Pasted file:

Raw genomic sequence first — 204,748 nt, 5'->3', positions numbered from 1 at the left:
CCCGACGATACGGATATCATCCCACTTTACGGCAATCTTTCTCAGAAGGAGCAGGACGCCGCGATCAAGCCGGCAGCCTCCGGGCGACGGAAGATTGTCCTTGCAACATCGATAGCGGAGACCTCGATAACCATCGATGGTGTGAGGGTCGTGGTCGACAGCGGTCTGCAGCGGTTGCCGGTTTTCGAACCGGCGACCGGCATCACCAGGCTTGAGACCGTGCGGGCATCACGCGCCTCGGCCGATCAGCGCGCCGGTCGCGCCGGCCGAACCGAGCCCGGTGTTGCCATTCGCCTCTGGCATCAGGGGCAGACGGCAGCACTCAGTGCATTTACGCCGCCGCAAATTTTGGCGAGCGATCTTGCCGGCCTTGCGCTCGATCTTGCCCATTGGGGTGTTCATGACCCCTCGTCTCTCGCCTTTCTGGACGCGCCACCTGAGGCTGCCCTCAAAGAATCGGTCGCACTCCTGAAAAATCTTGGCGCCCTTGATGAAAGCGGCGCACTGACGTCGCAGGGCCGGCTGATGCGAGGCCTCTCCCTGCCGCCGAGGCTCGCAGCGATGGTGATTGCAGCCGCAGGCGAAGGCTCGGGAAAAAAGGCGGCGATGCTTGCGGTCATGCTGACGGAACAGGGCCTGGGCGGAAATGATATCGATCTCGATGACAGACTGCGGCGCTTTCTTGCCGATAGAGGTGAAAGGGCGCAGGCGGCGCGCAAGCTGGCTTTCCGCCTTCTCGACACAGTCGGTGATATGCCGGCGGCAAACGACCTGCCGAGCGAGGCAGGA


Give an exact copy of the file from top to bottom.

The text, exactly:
Raw genomic sequence first — 204,748 nt, 5'->3', positions numbered from 1 at the left:
CCCGACGATACGGATATCATCCCACTTTACGGCAATCTTTCTCAGAAGGAGCAGGACGCCGCGATCAAGCCGGCAGCCTCCGGGCGACGGAAGATTGTCCTTGCAACATCGATAGCGGAGACCTCGATAACCATCGATGGTGTGAGGGTCGTGGTCGACAGCGGTCTGCAGCGGTTGCCGGTTTTCGAACCGGCGACCGGCATCACCAGGCTTGAGACCGTGCGGGCATCACGCGCCTCGGCCGATCAGCGCGCCGGTCGCGCCGGCCGAACCGAGCCCGGTGTTGCCATTCGCCTCTGGCATCAGGGGCAGACGGCAGCACTCAGTGCATTTACGCCGCCGCAAATTTTGGCGAGCGATCTTGCCGGCCTTGCGCTCGATCTTGCCCATTGGGGTGTTCATGACCCCTCGTCTCTCGCCTTTCTGGACGCGCCACCTGAGGCTGCCCTCAAAGAATCGGTCGCACTCCTGAAAAATCTTGGCGCCCTTGATGAAAGCGGCGCACTGACGTCGCAGGGCCGGCTGATGCGAGGCCTCTCCCTGCCGCCGAGGCTCGCAGCGATGGTGATTGCAGCCGCAGGCGAAGGCTCGGGAAAAAAGGCGGCGATGCTTGCGGTCATGCTGACGGAACAGGGCCTGGGCGGAAATGATATCGATCTCGATGACAGACTGCGGCGCTTTCTTGCCGATAGAGGTGAAAGGGCGCAGGCGGCGCGCAAGCTGGCTTTCCGCCTTCTCGACACAGTCGGTGATATGCCGGCGGCAAACGACCTGCCGAGCGAGGCAGGA